But it also included a great number of Moroccans themselves, who sought to escape a hand-to-mouth existence. Many tell the same story: they were encouraged to come. They were put on buses, told that Ceuta was open and the way to Spain was clear. Or they saw people posting on social media and didn’t want to miss their chance. (The Moroccan government denies it facilitated their entry.)
“They were deceived,” says Abdelkader. “After a few weeks, the migrants realised that everything they were promised was false. And they began to suffer. Because they were on the street and they are still there today. Two months of eating in the street, sleeping in the street. No toilets, no hygiene.”
Some voluntarily returned to Morocco. The majority of the rest have opted to live in the warehouses administered by the local government. But even now a little under one thousand turn up at the mosque every day for lunch, suggesting that many are still living in the streets.
Spanish police control migrants crossing the border back to Morocco at the Spanish enclave of Ceuta on 20 May
The sheer number of Moroccans that came in the first place likely reflects the desperate situation in the Moroccan cities around Ceuta.
“From what we hear, it’s very, very bad,” says Abdelkader. “We are suffering in Ceuta, but Castillejos is suffering ten times more. With the border closed, they have no way to earn money. All the families, 99.9 per cent of them, lived off the border trade.”
A joyous noise draws us out the office and into the courtyard. A skinny boy is beaming and clutching some papers in his hand. He speaks no Spanish, but one of the volunteers steps in to translate. “I’ve got my papers. I’m going to Spain tomorrow.” And then, in broken Spanish: “Spain – good, beautiful. Morocco…”
I ask Abdelkader whether, given his contact with the migrants living in the streets, he knows what they intended to do. “Look, it’s well known that all of them – without exception – want to cross the Strait and get to Europe,” he says.
“The way they do it doesn’t make a difference to them. They might try for political asylum. Or they might try by raft, by jet ski or under a lorry that boards a ferry. They know the risks. They’ve seen the images that the Mediterranean brings us every year.”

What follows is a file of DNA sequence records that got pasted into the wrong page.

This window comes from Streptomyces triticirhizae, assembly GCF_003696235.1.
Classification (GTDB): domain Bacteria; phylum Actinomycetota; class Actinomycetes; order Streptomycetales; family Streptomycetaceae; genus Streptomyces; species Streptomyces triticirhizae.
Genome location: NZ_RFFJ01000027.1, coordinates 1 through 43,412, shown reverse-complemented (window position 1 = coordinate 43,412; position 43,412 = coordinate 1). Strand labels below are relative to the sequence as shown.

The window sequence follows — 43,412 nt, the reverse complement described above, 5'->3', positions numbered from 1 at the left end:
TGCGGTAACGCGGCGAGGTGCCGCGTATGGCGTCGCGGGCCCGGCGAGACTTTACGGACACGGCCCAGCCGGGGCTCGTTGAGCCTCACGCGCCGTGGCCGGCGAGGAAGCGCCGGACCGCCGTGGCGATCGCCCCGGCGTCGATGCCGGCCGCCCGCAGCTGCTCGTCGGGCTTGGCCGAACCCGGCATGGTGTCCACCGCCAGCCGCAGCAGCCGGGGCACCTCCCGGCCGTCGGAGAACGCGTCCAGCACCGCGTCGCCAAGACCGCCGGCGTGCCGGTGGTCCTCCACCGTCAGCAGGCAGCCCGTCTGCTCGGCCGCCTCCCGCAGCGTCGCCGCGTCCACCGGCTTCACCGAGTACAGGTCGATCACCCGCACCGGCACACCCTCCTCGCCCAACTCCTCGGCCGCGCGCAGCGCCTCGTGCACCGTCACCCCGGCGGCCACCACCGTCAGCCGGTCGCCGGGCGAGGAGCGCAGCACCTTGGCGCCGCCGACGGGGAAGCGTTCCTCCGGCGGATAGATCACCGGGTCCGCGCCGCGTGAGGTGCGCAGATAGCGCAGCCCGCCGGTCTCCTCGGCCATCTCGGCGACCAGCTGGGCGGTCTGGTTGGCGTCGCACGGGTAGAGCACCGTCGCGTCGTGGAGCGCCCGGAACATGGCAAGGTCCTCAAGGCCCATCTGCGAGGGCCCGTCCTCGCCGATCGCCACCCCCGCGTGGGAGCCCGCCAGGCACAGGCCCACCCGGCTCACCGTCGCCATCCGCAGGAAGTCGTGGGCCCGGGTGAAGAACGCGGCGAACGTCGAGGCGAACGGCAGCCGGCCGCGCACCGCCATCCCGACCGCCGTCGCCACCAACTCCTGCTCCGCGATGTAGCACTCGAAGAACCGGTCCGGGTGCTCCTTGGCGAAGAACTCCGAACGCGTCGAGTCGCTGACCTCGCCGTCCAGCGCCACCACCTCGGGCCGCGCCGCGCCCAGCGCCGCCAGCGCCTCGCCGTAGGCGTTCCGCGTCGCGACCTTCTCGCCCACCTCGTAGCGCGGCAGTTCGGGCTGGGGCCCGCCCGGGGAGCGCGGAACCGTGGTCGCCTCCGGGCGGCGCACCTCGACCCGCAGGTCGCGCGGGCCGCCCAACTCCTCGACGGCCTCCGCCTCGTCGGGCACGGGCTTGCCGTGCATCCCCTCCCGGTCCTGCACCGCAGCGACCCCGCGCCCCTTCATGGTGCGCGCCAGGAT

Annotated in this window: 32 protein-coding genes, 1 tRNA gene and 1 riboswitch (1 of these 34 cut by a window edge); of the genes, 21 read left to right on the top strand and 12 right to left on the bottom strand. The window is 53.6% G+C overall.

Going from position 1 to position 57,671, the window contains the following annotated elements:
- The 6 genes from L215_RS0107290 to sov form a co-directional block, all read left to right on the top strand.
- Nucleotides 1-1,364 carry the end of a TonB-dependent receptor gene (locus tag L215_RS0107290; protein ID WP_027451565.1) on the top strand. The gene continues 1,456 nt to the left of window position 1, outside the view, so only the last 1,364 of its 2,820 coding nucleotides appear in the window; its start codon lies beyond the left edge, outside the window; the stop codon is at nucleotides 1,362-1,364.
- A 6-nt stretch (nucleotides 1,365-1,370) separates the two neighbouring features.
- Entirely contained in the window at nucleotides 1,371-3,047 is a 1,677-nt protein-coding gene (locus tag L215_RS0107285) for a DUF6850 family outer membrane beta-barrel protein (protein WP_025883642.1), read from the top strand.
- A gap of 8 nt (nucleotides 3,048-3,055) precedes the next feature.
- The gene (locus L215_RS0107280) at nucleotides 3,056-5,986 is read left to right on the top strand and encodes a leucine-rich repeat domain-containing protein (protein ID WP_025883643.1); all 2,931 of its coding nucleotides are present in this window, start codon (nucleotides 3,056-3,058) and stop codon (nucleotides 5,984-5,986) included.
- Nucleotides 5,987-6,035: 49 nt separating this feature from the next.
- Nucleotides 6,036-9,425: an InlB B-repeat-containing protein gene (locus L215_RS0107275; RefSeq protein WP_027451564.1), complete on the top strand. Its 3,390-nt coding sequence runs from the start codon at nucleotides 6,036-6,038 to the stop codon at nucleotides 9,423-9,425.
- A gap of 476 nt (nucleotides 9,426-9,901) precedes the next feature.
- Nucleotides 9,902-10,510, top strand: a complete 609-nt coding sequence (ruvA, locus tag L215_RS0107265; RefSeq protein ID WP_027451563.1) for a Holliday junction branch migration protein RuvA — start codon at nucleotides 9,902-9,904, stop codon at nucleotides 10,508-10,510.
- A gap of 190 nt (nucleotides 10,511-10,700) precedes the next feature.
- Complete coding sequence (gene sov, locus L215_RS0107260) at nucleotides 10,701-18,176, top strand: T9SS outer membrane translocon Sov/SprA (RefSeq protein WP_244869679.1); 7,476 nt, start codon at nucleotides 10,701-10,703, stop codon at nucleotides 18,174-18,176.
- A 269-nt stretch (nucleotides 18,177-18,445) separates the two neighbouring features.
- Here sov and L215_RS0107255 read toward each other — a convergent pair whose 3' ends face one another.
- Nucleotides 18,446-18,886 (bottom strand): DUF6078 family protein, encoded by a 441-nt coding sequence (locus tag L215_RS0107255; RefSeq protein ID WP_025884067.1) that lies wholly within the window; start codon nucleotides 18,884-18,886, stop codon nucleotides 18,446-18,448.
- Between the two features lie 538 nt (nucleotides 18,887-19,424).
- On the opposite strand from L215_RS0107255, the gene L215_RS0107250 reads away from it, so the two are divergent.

In the hot hours of the afternoon, Ceuta’s port is listless. Since the land border closed and trade dried up, only a few boats come and go each day.
A four-lane road runs parallel to the sea, lined with supermarkets, petrol stations and closed travel agencies. The sun bears down overhead and shadows shrink to nothing. Skinny legs stick out from doorways.
The port is where the youngest of the migrants tend to congregate. And it is where No Name Kitchen, a Ceuta-based NGO, goes around in their van, looking for them, providing aid.
“The good drivers have left,” says Mar Soriano, laughing, as she crunches the gears and the engine groans. The minors tend to move in groups, and each has their patch – often a petrol station, where they can earn a few coins washing cars. We pull into one and find a group of ten crouching in the shade.
The boys seem to range in age from as young as 12 to 20. At first, only a few have the confidence to speak. Communication comes in a mangling of Spanish and Moroccan Arabic. To one side, Soriano tells me the older boys look out for the younger ones. Sometimes, anyway. It’s not always so friendly.
The government has asked people not to feed the children in the streets, hoping the promise of food might draw them into the centres set up to accommodate them. But some minors say they prefer to live in the streets because they hear rumours that those in the centres are sent back to Morocco.
On 13 August, they were proven right. The Spanish government began bussing groups of minors back to Morocco. After doubts about the legality of the process, the deportations were temporarily suspended on 16 August.
But the other reason some minors choose to live in the streets is that, come nightfall, they can do “el risky”. This imported anglicism is one of the few Spanish words they know. It describes any attempt to break into the port, stow away on a ferry and reach the mainland.